Addressing and treating behavioral health issues, including mental health, substance use, intellectual disabilities, and co-occurring disorders, provides integrated healthcare services that better promote wellness and recovery for individuals, families, and communities.
The State of California has taken critical steps to increase access to behavioral healthcare by expanding the Medi-Cal program to cover 3.7 million Californians who were not previously eligible. While 34 states (including the District of Columbia) have taken advantage of the Medicaid expansion, as a federal policymaker, I believe that we must do more to encourage the remaining 17 states to expand their Medicaid programs. Ensuring that every American has healthcare coverage is the number one thing that the federal government can do to improve access to behavioral healthcare treatment.
Congress should also take action to help states expand the number of beds available for treatment at in-patient facilities. I recently voted for the IMD CARE Act (H.R. 5797) to help address this issue.
Additionally, Congress should do more to encourage young people to enter these fields, because we face an impending shortage of physicians for both primary and specialty care. That is why I am a strong supporter of federal programs, like the National Health Service Corps, Public Service Loan Forgiveness Program, the Conrad 30 Waiver Program, and the Title VII/VIII workforce development and diversity pipeline programs, which help to recruit a diverse workforce and encourage physicians to enter shortage specialties and to practice in under-served communities.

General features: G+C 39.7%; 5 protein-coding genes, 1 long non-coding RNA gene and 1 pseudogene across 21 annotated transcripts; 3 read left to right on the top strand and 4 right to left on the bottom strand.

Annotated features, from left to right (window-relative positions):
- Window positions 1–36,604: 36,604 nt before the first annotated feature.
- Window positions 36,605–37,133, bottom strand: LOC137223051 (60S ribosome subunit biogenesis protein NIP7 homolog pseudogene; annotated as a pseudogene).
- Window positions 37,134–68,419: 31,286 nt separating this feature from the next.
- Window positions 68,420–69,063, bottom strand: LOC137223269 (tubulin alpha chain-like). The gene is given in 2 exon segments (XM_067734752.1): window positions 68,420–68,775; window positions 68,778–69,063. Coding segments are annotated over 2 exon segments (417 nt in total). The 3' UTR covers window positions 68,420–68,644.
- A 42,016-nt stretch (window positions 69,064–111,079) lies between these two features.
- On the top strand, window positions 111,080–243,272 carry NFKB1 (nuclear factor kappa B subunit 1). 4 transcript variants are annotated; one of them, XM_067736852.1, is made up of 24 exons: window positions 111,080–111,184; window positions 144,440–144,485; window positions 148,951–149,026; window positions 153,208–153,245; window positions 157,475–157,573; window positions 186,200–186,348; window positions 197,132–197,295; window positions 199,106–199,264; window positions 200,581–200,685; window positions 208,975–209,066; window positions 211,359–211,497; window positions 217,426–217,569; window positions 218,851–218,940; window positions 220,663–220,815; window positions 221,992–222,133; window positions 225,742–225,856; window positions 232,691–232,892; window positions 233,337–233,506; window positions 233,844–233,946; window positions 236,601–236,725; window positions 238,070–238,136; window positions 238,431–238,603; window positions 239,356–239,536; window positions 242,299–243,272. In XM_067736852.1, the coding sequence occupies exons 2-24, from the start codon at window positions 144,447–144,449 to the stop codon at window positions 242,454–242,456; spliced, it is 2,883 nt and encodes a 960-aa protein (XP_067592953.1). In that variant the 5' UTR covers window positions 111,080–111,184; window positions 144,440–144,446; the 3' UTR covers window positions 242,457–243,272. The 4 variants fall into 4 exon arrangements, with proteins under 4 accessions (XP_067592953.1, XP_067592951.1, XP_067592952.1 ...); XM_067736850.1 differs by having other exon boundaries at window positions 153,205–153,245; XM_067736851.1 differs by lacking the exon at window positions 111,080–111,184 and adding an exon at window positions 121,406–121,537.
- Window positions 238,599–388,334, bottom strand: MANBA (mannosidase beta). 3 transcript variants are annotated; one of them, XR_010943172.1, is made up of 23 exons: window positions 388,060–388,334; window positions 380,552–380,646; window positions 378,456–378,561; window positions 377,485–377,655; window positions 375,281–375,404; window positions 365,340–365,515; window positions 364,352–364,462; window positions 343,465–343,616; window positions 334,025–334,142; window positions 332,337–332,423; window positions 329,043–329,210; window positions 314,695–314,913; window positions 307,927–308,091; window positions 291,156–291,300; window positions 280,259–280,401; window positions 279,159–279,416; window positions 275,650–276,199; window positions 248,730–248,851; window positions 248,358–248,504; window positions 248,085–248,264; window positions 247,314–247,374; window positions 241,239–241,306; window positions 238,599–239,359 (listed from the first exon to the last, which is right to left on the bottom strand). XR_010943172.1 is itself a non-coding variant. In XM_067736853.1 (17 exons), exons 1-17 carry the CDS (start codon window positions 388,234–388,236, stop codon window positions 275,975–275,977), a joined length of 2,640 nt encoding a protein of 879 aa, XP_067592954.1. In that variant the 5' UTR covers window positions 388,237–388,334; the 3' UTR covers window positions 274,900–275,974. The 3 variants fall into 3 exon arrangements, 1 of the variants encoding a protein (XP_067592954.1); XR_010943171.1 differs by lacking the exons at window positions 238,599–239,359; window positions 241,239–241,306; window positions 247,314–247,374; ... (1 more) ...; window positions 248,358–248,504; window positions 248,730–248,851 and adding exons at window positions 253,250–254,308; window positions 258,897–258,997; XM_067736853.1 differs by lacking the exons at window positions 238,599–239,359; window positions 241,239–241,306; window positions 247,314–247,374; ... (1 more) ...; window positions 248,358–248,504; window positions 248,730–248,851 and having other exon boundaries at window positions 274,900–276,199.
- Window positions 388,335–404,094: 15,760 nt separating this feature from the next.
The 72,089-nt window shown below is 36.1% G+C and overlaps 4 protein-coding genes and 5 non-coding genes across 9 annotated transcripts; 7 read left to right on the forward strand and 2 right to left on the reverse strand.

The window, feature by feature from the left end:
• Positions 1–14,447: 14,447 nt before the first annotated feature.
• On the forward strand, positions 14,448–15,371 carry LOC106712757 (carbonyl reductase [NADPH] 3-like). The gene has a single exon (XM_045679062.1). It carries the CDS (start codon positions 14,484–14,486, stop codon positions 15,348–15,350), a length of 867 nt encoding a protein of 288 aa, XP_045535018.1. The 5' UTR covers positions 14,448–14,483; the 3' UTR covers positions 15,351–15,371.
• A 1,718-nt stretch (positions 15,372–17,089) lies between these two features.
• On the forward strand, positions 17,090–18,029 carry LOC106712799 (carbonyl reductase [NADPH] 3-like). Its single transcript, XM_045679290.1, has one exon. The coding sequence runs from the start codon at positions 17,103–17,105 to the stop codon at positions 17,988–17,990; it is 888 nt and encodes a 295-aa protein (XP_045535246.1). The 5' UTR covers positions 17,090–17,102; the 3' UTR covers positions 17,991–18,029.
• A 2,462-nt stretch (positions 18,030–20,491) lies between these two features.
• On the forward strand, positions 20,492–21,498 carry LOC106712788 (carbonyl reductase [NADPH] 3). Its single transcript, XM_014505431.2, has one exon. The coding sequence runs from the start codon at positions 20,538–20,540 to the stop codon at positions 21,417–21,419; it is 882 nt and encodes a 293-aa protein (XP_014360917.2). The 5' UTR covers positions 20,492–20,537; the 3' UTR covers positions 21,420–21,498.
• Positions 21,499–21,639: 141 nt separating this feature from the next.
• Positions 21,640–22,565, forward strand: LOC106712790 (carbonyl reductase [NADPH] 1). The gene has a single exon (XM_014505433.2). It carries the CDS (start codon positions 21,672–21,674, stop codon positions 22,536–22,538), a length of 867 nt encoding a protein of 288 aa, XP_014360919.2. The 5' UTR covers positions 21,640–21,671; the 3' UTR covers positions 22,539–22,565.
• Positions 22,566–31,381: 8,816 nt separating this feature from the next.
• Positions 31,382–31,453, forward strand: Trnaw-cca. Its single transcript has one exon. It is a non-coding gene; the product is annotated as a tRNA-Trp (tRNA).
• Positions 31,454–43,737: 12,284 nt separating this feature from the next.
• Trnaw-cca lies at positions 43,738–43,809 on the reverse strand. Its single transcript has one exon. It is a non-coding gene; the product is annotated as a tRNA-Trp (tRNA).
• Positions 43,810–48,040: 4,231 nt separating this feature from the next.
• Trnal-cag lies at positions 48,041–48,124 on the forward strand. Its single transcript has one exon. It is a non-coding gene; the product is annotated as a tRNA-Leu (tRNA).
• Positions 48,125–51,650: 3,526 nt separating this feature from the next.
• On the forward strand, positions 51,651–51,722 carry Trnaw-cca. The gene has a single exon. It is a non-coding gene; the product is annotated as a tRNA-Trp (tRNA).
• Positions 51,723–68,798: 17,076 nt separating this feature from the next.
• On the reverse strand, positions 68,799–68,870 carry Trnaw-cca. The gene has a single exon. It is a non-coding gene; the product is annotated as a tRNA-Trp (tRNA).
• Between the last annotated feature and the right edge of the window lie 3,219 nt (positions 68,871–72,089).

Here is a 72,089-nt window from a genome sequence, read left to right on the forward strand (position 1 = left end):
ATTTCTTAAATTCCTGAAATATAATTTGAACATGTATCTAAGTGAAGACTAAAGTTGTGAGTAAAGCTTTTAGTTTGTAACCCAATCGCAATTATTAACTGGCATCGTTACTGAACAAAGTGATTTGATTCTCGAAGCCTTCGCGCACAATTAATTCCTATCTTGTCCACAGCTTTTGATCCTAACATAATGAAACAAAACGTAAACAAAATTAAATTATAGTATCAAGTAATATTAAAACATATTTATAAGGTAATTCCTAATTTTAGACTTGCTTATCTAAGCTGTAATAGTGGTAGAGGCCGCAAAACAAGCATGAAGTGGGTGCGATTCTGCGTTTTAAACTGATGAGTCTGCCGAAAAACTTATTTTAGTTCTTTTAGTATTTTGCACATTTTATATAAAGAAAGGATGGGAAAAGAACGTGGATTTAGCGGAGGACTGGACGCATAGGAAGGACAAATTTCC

Public education, talking openly, and compassion are some of the most effective ways that we can reduce the stigma associated with behavioral health conditions. At the federal level, I have been a strong supporter of resources for the Centers for Disease Control and Prevention (CDC) and the Substance Abuse and Mental Health Services Administration (SAMHSA) public health and outreach programs that help to coordinate efforts to destigmatize these conditions and promote public education to help medical professionals, families, and communities better understand behavioral health issues.